A Follow Up on Seborrheic Keratoses

A Common Variant of Seborrheic Keratoses

My prior post discusses seborrheic keratoses (SKs), and I think a subsequent post on a related condition – one that is in the SK family – is fitting.

Here is a 46-year-old man who presented for evaluation and treatment of multiple, clustered dark brown papules that he reports have been increasing in both number and size over the past four to five years. The patient also reports that several senior members of his family have similar lesions.”

Diagnosis: Dermatosis Papulosa Nigra

Dermatosis Papulosa Nigra (DPN) is a genetic condition seen in many people, especially in people of color. Under a microscope, the lesions are very similar, if not identical, to small seborrhoeic keratoses, though they may appear earlier than their counterparts, the larger seborrheic keratoses on the body. In most cases, DPN is an aesthetic concern for persons, but when these lesions exist in the beard region, they may be pruritic (itchy) or irritated by shaving. Like large SKs, even when asymptomatic, they frequently motivate a dermatology visit. The majority of DPN lesions occur on the face and neck, but they also can occur on the chest and back.

Treatment of DPN

Given their propensity to grow in visible locations and in large numbers, the most common approach to the treatment of DPN is light hyfrecation. Before starting, a dermatologist will usually (and advisably!) apply a topical anesthetic (numbing) cream for 15-30 minutes because the procedure is slightly painful, followed by superficial hyfrecation, or burning, of all the papules until they turn a light grey in color. Afterward, the provider may perform gentle curettage, or scraping off, of remaining lesions, or she may allow residual lesions to scab and fall off on their own (which typically occurs in a matter of days). Next, she will perform a soft massage of the treated sites with gauze to stop any bleeding. At home, the patient should apply a topical moisturizer, such as petroleum jelly, or an antibiotic cream to the treated sites at least twice daily over the next week or so to improve healing.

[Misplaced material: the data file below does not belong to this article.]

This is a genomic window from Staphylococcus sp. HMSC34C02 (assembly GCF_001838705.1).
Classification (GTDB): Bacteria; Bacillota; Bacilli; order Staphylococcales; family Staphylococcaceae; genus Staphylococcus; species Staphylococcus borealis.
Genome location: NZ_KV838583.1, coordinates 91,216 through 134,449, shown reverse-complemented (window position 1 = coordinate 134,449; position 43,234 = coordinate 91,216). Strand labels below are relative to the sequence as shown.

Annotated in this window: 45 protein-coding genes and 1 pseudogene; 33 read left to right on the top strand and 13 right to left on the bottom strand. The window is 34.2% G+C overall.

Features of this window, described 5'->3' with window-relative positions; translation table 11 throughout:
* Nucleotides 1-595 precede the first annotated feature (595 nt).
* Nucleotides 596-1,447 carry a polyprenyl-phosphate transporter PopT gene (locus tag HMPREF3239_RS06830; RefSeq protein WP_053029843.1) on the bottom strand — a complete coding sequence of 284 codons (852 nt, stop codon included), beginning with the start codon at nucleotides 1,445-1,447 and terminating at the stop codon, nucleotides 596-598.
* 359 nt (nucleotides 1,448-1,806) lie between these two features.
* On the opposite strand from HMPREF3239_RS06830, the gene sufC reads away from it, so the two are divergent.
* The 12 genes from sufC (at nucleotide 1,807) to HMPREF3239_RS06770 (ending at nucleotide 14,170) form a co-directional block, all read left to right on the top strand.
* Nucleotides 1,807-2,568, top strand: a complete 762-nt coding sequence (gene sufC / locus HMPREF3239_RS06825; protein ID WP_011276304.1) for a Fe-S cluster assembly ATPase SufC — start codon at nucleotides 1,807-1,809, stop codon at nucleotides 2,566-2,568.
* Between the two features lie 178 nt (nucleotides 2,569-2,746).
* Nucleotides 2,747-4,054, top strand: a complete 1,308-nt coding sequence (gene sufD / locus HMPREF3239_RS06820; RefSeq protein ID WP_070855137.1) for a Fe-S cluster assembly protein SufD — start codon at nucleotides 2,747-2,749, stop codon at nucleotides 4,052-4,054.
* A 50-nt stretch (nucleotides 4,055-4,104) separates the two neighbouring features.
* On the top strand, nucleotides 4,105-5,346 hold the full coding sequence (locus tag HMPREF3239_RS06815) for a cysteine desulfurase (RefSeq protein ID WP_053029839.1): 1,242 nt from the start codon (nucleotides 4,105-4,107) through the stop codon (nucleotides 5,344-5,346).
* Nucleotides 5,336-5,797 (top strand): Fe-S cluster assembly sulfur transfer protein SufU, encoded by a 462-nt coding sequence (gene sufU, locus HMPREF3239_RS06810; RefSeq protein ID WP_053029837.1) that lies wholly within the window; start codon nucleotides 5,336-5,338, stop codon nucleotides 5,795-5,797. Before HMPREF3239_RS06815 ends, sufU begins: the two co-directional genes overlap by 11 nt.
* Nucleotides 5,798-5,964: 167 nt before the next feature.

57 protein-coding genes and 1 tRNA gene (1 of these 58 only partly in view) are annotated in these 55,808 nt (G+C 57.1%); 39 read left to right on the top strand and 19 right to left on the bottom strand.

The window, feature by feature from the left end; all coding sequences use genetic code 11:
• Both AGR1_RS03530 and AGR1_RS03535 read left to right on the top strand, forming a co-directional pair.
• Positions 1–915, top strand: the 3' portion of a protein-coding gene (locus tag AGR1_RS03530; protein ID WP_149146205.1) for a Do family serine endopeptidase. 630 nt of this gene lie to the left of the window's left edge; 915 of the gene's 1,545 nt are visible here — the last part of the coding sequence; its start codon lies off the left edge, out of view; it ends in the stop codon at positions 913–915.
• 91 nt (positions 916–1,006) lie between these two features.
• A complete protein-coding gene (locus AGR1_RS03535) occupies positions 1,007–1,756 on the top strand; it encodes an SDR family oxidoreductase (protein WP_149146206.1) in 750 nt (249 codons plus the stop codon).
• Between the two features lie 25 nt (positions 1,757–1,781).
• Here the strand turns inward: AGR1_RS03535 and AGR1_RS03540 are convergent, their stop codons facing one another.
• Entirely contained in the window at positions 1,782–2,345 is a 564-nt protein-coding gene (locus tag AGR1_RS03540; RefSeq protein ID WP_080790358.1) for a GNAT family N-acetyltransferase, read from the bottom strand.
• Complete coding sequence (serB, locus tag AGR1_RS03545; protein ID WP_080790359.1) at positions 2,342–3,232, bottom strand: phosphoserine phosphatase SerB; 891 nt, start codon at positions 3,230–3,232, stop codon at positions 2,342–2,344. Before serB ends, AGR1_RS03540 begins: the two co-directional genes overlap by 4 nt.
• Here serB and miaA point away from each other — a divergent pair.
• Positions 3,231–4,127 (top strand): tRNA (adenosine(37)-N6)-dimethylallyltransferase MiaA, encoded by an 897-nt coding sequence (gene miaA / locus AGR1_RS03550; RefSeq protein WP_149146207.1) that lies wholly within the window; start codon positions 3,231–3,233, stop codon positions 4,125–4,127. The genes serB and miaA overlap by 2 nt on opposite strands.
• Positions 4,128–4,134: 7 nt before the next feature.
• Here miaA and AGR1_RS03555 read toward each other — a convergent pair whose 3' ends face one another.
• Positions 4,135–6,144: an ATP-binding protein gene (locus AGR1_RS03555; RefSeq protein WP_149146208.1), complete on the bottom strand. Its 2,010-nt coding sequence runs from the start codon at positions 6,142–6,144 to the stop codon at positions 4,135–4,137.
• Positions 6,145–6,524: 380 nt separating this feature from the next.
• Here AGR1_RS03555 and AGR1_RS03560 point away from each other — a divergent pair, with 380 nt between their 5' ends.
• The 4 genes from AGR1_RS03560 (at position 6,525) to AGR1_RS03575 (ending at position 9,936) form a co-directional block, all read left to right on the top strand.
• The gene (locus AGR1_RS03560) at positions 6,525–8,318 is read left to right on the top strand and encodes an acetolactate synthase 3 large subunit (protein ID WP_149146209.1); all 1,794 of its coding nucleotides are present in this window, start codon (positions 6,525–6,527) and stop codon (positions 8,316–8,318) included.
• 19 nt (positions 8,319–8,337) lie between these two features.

On average, approximately 70 percent of the treated lesions will require no additional treatment, unless they recur down the road. About 30 percent will develop a mild to moderate post-inflammatory hyperpigmentation that generally self-resolves over time, but resolution can be expedited by employing a topical lightening preparation that a dermatologist can prescribe, provide, or recommend.

 

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Categories: General, tag 2

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